Fibrillarin sequence in all eukaryotic cells differs from Archaea organisms by addition of the GAR sequence (Rodriguez-Corona et al., 2015); this highly methylated region is responsible for nucleolar localization and protein–protein interaction and is the less conserved sequence in all fibrillarins (Snaar et al., 2000). The lack of conservation in the GAR domain can indicate that only methylated arginine charges are involve for these activities. Although up to date, there is no biochemical data that provides clear function besides the nucleolar localization (Rodriguez-Corona et al., 2015). The central domain, the RNA binding region and the Alpha helix rich domain form the methyl transferase region that allow fibrillarin to methylate rRNA and histones. Tessarz et al. (2014) showed recently that yeast and human fibrillarin can methylate histone H2A and the previously thermo-sensitive yeast fibrillarin (Nop1) mutant (Tollervey et al., 1993) showed a reduction of methyl transferase activity of H2A from Nop1 at the non-permissive temperature after 3 h (Tessarz et al., 2014). Thus showing that Nop1 is responsible for this methylation and the methylation is under constant evaluation by the cell. Probably this is part of the mechanism that helps the cell define the number of ribosomal promoter regions that to be active. Interestingly the key mutated amino acids in the alpha helix in yeast are not well conserved in plants as seen in Figure 1. This may reflect the difficulty of some fibrillarins to recapitulate fully all the functions of fibrillarin in a yeast complementary assay (Jansen et al., 1991; Pih et al., 2000). The promoter of the rDNA from B. oleracea was reported by Chen and Pikaard (1997) and has been used previously in vitro transcription assays. We used the same assay as bait for nuclear proteins in particular histones and fibrillarin. Since PI4,5P2 is known to interact with fibrillarin and histones we tested if the degradation of PI4,5P2 by the recombinant PLC added into the assay would alter the amount of nuclear proteins that bind the promoter. The results correlates with the studies on histone H1 and H3 interaction with PI4,5P2 where it was suggested that this lipid may promote the formation of less accessible interaction of RNA pol II to the promoter due to higher binding of the histones (Yu et al., 1998). PI4,5P2 is well known phosphoinositide in the signal transduction mechanism in the cell membrane (McLaughlin et al., 2002; Lemmon, 2008; Boss and Im, 2012), where it is digested by PLC into PIP3 and DAG. However, the nuclear form of this lipid has only come into play during the last decade (Osborne et al., 2001; Yildirim et al., 2013). PI4,5P2 is known to bind histone H1, H3 as well as fibrillarin, StarPAP, UBF etc. (Yu et al., 1998; Jiang et al., 2006; Mellman et al., 2008; Yildirim et al., 2013) and localized in transcriptionally active ribosomal promoters in human cells. Up to date it is not clear what is the mechanism by which PI4,5P2 is affecting transcription and it’s interesting that its removal increases binding of several proteins to the rDNA promoter as seen in Figure 2. H1 was reported to increase its binding activity as a result of PI4,5P2 loss (Yu et al., 1998). However, there is no studies yet done on chromatin structure alteration by phosphoinositides.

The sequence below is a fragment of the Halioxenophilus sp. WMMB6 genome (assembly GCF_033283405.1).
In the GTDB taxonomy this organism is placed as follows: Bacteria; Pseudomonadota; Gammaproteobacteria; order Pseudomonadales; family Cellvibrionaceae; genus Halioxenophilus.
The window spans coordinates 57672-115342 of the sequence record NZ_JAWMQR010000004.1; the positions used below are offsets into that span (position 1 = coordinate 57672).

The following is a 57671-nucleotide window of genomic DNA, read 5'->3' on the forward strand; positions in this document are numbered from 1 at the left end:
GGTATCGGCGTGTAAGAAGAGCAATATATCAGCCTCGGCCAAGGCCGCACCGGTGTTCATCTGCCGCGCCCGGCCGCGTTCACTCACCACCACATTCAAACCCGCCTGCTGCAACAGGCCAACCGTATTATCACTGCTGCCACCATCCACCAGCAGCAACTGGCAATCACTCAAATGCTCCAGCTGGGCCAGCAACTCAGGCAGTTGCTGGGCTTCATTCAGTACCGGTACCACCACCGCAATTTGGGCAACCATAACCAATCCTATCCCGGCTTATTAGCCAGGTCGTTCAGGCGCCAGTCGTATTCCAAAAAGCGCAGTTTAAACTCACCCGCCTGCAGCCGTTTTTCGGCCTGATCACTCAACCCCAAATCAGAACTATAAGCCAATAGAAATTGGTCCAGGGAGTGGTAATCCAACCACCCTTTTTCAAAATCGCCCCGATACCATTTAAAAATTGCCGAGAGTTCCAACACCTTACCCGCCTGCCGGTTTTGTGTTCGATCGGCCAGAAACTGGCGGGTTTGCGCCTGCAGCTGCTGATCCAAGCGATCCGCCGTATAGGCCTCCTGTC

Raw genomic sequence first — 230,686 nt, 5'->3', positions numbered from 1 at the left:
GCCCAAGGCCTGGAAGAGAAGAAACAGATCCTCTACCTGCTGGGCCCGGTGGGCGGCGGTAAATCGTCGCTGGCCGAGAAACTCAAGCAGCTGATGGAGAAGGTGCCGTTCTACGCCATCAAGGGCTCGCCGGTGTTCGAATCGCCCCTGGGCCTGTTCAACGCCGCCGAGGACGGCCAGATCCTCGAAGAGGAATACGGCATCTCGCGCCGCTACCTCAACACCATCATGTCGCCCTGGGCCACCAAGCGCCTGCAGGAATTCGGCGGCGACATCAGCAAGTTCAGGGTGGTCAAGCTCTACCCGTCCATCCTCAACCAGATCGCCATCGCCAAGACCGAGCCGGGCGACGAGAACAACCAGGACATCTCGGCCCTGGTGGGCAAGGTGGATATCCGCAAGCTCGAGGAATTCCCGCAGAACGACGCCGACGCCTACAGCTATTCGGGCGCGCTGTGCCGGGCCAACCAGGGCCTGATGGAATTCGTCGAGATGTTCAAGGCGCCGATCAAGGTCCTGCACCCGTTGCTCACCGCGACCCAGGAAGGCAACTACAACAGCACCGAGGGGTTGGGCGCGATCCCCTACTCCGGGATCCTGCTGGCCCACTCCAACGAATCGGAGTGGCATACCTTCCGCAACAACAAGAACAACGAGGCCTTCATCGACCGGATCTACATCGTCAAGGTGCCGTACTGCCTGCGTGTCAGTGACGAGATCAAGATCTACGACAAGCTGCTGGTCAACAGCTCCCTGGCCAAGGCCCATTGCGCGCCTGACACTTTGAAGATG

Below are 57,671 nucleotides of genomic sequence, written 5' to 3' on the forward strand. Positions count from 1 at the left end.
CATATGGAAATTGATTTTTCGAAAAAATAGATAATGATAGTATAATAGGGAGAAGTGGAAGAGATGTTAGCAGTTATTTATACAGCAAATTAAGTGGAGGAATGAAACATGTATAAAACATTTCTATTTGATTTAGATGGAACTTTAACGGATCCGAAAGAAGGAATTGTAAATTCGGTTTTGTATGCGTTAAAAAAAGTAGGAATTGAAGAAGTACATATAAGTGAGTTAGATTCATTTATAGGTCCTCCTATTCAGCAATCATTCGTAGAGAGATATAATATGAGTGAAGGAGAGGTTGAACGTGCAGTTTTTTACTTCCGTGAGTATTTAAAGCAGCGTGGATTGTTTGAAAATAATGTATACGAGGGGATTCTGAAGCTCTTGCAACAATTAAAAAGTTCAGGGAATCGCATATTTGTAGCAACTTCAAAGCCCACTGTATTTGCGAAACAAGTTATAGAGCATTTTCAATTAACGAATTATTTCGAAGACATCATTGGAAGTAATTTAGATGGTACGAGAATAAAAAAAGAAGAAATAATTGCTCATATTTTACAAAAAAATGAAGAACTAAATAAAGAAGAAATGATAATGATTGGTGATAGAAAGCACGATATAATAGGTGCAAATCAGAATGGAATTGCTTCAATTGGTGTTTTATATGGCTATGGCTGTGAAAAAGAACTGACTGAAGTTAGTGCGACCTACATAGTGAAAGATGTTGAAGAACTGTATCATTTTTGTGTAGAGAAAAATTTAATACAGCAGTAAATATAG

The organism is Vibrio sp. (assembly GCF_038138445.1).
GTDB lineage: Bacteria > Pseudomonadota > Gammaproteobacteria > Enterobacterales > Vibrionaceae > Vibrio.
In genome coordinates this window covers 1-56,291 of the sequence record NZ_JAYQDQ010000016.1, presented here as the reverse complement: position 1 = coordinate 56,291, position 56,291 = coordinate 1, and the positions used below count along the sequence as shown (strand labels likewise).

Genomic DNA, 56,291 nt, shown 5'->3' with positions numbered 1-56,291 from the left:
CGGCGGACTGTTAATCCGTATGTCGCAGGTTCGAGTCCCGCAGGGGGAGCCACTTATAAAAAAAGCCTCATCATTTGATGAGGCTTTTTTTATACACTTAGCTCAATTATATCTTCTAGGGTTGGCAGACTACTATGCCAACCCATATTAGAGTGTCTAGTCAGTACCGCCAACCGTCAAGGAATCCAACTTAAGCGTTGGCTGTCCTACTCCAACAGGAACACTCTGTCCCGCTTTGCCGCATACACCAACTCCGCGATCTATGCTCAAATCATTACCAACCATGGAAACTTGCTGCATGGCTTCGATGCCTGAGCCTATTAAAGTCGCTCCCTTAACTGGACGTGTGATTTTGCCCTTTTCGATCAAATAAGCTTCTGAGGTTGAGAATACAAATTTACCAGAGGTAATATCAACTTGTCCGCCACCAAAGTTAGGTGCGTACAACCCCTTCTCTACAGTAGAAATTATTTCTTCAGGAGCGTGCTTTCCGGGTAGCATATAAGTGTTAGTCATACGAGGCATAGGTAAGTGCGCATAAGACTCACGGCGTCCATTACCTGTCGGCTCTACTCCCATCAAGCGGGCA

The in vitro methylation of B. oleracea histones by AtFib2 is similar to the results obtained recently by Tessarz et al. (2014) with purified Nop1. This epigenetic mechanism involves fibrillarin marking histone H2A on active ribosomal promoters. Our pulldown experiments with the rDNA promoter show a preferential binding of methylated H2A as compared to a control sequence. As previously publish that fibrillarin and histone bind well to the human rDNA promoter (Yildirim et al., 2013). On a recent model (Leonhardt and Hake, 2014). Fibrillarin interacts with RNA pol I and such interaction represses FACT complex action on chromatin remodeling. This model is interesting considering that fibrillarin in plants has been shown to be part of the mediator for RNA pol II transcription, as up to date there is a missing functional data to explain the function of fibrillarin on the mediator. It may help in the process of chromatin remodeling in other parts outside the nucleolus. It was observed on the immunolocalization of both fibrillarin and methylated histone H2A in the B. oleracea nucleus. There is a clear label outside the nucleolus in plant cells that is not seen in human U2OS cells. This may indicate plant fibrillarin role with RNA pol II, however more experiments are required to test this hypothesis. Fibrillarin is primarily located in the nucleoli, in particular in the DFC and FC regions. However, in these regions, several processes take place, the transcription initiation, elongation and first stages of rRNA processing take place in this region and may involve different functions of fibrillarin, which is well known to methylate rRNA for further processing. Methylation of H2A may help discriminate between active and inactive rDNA and its nucleoli organization. There is evidence that core histone H3 is also located in mitochondria in B. oleracea, however, this is not recognize by highly specific antibodies for the N terminal tail region of H3. One possibility is that the N terminal region of H3 is modified and is not detected with these antibodies (Iwasaki et al., 2013). A similar scenario could explain the methylated H2A signal in the extra nuclear stain in the fresh cauliflower floral meristem buds. Since B. oleracea meristem cells are the most exposed cells it would follow that it may also have this additional function. Furthermore other explanation may involve ribonucleoproteins known to interact with fibrillarin that can form U bodies structures found in the cytoplasm (Liu and Gall, 2007) although it is unclear why methylation of H2A would be required for this outside the nucleus. Although it is known those histones H2A/H2B have antimicrobial action in particular cells that are closer to the surface as publish (Stekhoven et al., 2004). The absence of this signal in vascular inflorescence cells can be due to a reduction in the number of mitochondria for this cell type or lack of U bodies. Plant viruses that interact with fibrillarin may take advantage of the broad distribution of this protein in this transport cell. The spread of the virus through the plant aided by fibrillarin has been published (Kim et al., 2007) and the diffusion of fibrillarin in vascular cells may help viruses tag alone for distribution through the phloem. The diffusion of the methylated H2A in transport cells correlates well with the diffusion pattern of fibrillarin. However, it is early to define the role of this epigenetic marker and its functional significance in this type of cells. Tessarz et al. (2014) had shown a particular interaction with FACT and it is known that in many cell types FACT facilitates the remodeling of RNA pol II promoter more than RNA pol I promoters. Recently it was shown that FACT–Histone interactions identifies a role of Pob3 C-terminus in H2A–H2B binding (Hoffmann and Neumann, 2015). So it is possible that methylation of H2A in specialized cells may reflect this interaction as suggested by Hoffmann and Neumann that FACT interactions are altered by histone posttranslational modification.